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Shaman - Sculpture by Karoo Ashevak

Religare, return to the soul.

The religiosity of marihuana use is nothing like the religiosity of formal religions, as defined already over 2000 years ago by Roman statesman Cicero, as a diligent reading - re-legere - and performance of rituals, instituted by tradition and the very cosmic order. After having complied with the gods, always according to this definition, the citizen could again pay attention to the normal mundane matters of everyday life. The religiosity we experience is more in conformity with the one defended by church father Lactantius who, refuting Cicero, held that we are related to God through a bond of piety. Religion, according to Lactantius, did not come from the verb relegere, but from the verb re-ligare, that is from renewing the bond with the holy spirit. We note here how in early Christianity religiosity had developed from a pure ritual into an introspection of one’s own person in relation to God. But the religare of Lactantius is still a religiosity tied to the idea of a particular divine power, an ideology many people nowadays find impossible to take seriously.

The essence of the religiosity of marihuana use is that it is not tied to a doctrine. On the contrary, it is directed against all forms of doctrine. In the way that in Vedic mythology the god Indra, fortified by marihuana, kills the dragon so life can rejuvenate, and that in Zoroastrianism, again thanks to the divine Haoma – read marihuana – the Lie can be conquered, in that same way marihuana use performs a mental cleansing, purifying the soul of all ideology. This is a psychological process – light or overwhelming – that each user experiences. It can be a painful process, in which your ego dies a bit, at times a lot, so that some people smoking marihuana for the first time will cry out desperately for a doctor or a priest. But generally speaking this process is mild and of a short duration, like a shiver rolling over you, after which you’ll be able to fully enjoy the ecstatic experience.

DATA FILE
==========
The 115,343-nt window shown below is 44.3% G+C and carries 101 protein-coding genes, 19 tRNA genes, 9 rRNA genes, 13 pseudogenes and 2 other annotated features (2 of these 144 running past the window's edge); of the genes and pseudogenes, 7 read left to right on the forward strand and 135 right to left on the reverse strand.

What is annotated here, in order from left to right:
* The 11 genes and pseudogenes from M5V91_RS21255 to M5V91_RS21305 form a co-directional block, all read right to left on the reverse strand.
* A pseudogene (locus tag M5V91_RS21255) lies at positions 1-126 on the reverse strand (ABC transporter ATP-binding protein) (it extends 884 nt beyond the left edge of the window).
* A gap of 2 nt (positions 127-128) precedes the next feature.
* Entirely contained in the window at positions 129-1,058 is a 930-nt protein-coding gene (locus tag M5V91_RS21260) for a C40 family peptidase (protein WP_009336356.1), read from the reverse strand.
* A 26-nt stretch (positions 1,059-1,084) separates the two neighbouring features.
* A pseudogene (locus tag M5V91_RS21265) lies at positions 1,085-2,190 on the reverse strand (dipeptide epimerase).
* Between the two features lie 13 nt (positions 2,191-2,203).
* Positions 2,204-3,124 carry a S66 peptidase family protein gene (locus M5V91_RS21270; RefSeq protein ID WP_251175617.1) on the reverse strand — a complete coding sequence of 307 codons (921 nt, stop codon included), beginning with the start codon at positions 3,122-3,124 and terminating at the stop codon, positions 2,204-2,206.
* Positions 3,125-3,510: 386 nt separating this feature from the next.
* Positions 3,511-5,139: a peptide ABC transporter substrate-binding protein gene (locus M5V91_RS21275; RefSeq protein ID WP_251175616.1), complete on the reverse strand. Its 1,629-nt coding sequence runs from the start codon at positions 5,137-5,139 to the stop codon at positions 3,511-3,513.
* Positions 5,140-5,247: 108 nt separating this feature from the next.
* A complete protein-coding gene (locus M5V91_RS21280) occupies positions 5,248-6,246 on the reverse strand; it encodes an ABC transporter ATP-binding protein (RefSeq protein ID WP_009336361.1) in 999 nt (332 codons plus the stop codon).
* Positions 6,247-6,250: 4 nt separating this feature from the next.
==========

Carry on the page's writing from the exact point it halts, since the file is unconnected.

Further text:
That means that as your ‘I’, so to speak, goes up in smoke, the others around you suddenly become more visible, understandable, enabling you to appreciate their company as never before. Your personality which, as Sartre deftly said fifty years ago, has come to experience the others as hell, cannot hinder you any longer. Your soul now arises out of the depths of your inner being and incites you to embrace the others. Your soul, imprisoned in a tower made of thousands of years of alienating acculturation, can now manifest itself in all its glory and joy. Thanks to our medicine of nature we are again able to religare, to enjoy spiritual life, something humanity had unlearned since it was forced at the beginning of official history to swallow a prescribed spirituality.

Marihuana consumption is a religious ritual par excellence, originating in shamanic times when life was dictated by nature and the necessity of a symbiotic relation of man and his surrounding world. It is only at the moment when shamans started developing doctrines and became the prophets of official religions, that the religiosity of the ecstatic experience starts to be questioned. With the refinement of the doctrines and their crystallization in written texts, the prophets eventually lost out against the priests, the masters of doctrines and muzzlers of the soul.

It is striking how also Jesus, who publicly cursed the priests in the temple for their wicked behaviour, taught that the first will be the last and that in order to find yourself you first will have to lose yourself. This psychological insight about reaching ‘heaven’, here and now, is exactly what the ecstatic high teaches us. In a later period the Christian message turns heaven into a place we can earn, only after death though, at the end of times and after having piously followed the rituals prescribed by church leaders, irrespective of their creed. But that story can harm us no longer. Thanks to nature’s medicine we’ve regained the bond with our own nature. Long live Marihuana! For making this world a better place to live in.